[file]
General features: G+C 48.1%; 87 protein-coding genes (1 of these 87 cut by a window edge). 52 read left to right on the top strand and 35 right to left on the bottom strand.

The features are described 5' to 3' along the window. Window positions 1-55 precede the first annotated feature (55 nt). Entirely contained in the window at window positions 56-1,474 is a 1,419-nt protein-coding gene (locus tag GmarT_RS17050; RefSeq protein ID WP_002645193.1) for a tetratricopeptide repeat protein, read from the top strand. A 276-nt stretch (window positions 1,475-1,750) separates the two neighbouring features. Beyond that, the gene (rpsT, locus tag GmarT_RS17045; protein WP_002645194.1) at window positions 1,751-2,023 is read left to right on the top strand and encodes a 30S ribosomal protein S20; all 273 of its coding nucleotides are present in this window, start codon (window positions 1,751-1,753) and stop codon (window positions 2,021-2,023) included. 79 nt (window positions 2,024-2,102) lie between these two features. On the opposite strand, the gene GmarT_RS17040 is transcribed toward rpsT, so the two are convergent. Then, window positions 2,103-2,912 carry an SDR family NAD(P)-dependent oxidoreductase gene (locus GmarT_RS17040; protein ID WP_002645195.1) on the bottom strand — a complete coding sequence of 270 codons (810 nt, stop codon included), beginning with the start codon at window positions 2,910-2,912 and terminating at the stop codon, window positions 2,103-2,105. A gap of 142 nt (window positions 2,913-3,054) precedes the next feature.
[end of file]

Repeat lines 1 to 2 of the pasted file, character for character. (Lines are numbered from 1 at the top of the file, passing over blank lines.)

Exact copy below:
General features: G+C 48.1%; 87 protein-coding genes (1 of these 87 cut by a window edge). 52 read left to right on the top strand and 35 right to left on the bottom strand.

The features are described 5' to 3' along the window. Window positions 1-55 precede the first annotated feature (55 nt). Entirely contained in the window at window positions 56-1,474 is a 1,419-nt protein-coding gene (locus tag GmarT_RS17050; RefSeq protein ID WP_002645193.1) for a tetratricopeptide repeat protein, read from the top strand. A 276-nt stretch (window positions 1,475-1,750) separates the two neighbouring features. Beyond that, the gene (rpsT, locus tag GmarT_RS17045; protein WP_002645194.1) at window positions 1,751-2,023 is read left to right on the top strand and encodes a 30S ribosomal protein S20; all 273 of its coding nucleotides are present in this window, start codon (window positions 1,751-1,753) and stop codon (window positions 2,021-2,023) included. 79 nt (window positions 2,024-2,102) lie between these two features. On the opposite strand, the gene GmarT_RS17040 is transcribed toward rpsT, so the two are convergent. Then, window positions 2,103-2,912 carry an SDR family NAD(P)-dependent oxidoreductase gene (locus GmarT_RS17040; protein ID WP_002645195.1) on the bottom strand — a complete coding sequence of 270 codons (810 nt, stop codon included), beginning with the start codon at window positions 2,910-2,912 and terminating at the stop codon, window positions 2,103-2,105. A gap of 142 nt (window positions 2,913-3,054) precedes the next feature.